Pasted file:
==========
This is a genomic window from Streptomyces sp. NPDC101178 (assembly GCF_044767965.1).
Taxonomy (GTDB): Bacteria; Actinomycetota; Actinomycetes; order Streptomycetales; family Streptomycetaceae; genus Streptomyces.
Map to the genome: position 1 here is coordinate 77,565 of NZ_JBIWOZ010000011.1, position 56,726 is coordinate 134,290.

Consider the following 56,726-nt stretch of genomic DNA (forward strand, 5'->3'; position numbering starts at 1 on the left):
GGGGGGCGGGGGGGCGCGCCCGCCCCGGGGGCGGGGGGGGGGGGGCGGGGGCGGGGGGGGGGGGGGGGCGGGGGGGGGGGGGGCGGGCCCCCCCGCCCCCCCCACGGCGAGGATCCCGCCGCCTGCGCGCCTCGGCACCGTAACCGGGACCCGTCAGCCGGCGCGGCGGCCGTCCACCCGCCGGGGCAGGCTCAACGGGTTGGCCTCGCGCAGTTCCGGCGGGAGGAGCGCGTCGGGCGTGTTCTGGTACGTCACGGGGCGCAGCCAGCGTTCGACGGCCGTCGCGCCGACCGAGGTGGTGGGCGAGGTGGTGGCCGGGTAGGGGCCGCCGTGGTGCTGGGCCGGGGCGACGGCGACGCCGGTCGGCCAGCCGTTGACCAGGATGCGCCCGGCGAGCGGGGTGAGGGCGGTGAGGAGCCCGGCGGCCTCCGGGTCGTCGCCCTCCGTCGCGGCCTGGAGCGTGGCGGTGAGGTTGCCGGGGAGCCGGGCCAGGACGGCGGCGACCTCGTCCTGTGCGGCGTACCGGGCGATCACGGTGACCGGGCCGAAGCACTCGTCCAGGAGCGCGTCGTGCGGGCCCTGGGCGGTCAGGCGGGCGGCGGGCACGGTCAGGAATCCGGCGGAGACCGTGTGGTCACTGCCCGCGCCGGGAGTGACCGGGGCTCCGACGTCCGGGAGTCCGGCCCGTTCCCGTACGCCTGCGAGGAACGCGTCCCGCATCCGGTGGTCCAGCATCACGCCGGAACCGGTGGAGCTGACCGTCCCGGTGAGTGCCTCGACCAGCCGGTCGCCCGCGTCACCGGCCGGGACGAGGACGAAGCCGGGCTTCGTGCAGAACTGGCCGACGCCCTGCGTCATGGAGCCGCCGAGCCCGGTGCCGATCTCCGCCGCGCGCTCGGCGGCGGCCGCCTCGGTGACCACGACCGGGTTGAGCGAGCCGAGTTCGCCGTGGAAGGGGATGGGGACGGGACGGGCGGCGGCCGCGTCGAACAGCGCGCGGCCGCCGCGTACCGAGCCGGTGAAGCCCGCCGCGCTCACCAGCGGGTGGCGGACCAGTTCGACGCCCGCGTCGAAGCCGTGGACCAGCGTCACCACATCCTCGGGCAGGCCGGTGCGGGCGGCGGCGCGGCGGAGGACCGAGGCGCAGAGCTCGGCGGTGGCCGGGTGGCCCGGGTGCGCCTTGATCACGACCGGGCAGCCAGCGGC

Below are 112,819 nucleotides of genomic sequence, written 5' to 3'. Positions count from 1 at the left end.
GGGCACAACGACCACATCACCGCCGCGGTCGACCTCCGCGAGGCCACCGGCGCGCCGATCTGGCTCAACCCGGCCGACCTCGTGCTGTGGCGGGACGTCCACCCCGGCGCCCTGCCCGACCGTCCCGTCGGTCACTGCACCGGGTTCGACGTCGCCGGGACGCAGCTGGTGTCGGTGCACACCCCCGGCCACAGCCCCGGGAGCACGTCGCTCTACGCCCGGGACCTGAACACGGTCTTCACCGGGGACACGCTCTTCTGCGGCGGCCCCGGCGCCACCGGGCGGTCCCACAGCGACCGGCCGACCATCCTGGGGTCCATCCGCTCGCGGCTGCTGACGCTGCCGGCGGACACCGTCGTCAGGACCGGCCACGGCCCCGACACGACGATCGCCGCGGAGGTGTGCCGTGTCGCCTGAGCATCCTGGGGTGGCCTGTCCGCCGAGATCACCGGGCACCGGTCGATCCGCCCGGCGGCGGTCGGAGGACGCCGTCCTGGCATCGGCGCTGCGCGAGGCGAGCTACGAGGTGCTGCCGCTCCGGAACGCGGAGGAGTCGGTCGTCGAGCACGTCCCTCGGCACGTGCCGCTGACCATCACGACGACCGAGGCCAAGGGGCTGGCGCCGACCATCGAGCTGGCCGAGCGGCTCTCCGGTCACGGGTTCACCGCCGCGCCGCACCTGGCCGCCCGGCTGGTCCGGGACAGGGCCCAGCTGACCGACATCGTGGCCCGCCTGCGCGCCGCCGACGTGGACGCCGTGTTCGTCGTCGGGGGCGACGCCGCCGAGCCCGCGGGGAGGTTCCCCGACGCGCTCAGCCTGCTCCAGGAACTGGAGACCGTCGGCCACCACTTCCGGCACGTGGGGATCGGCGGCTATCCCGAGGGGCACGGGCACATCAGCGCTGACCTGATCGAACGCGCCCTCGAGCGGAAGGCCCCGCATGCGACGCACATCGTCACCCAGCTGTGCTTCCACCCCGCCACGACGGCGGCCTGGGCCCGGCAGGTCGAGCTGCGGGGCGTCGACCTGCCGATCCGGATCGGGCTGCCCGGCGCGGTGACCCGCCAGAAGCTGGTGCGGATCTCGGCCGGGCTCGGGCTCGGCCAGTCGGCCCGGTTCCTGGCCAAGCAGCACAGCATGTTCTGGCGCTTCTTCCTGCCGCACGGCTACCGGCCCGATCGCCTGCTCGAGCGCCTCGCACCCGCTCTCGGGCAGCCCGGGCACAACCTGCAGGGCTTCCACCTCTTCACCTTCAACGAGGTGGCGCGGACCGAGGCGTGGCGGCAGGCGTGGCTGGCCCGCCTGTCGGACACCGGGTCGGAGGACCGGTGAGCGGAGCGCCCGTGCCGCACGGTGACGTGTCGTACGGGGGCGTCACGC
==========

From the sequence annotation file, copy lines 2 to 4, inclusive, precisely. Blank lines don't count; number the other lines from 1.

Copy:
Taxonomy (GTDB): Bacteria; Actinomycetota; Actinomycetes; order Streptomycetales; family Streptomycetaceae; genus Streptomyces.
Map to the genome: position 1 here is coordinate 77,565 of NZ_JBIWOZ010000011.1, position 56,726 is coordinate 134,290.

Consider the following 56,726-nt stretch of genomic DNA (forward strand, 5'->3'; position numbering starts at 1 on the left):